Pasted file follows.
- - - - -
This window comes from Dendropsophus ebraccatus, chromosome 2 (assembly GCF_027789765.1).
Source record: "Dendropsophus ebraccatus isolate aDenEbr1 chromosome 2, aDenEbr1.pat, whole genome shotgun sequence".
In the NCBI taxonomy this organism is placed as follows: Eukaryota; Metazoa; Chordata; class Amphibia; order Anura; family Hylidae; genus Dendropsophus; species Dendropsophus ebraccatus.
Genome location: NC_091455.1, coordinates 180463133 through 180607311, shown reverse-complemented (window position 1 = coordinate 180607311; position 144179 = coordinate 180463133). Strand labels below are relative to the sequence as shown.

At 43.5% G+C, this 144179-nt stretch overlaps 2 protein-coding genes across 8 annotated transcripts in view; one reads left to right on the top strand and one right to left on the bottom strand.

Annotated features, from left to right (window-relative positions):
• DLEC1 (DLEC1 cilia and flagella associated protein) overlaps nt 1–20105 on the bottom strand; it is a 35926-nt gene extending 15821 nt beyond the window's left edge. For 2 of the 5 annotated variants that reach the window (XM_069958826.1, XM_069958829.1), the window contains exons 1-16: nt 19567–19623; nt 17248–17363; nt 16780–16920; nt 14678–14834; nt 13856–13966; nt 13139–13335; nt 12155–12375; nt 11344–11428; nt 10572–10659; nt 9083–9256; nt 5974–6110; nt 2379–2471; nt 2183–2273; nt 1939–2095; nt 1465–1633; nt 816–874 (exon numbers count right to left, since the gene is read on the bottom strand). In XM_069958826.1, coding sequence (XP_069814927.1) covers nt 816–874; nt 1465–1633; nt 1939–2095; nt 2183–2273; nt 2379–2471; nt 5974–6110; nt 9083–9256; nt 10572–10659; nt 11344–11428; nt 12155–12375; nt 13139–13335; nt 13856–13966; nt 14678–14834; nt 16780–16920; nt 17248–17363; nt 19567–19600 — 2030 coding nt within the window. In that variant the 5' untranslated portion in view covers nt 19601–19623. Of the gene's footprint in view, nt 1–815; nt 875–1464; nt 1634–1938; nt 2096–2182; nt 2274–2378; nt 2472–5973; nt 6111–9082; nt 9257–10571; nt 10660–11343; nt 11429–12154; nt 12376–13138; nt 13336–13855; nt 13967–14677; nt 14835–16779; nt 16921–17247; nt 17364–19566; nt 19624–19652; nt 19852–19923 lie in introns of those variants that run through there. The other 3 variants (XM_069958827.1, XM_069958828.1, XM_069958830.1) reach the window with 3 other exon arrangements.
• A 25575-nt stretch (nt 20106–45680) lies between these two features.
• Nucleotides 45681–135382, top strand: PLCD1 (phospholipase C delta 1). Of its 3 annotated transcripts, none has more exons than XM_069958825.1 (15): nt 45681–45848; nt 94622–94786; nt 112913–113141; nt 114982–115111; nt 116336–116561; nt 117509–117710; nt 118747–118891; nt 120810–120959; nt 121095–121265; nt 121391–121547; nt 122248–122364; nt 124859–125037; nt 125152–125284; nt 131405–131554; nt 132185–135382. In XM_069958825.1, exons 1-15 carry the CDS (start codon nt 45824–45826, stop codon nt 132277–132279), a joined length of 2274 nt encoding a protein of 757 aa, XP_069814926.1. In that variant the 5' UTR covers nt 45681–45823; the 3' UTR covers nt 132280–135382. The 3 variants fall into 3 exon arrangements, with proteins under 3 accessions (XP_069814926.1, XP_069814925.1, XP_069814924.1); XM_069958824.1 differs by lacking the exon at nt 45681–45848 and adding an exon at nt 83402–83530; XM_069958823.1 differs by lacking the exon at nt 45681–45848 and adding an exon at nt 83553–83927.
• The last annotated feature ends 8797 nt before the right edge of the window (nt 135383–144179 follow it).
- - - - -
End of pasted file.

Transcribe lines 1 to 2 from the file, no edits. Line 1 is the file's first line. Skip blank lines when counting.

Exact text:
This window comes from Dendropsophus ebraccatus, chromosome 2 (assembly GCF_027789765.1).
Source record: "Dendropsophus ebraccatus isolate aDenEbr1 chromosome 2, aDenEbr1.pat, whole genome shotgun sequence".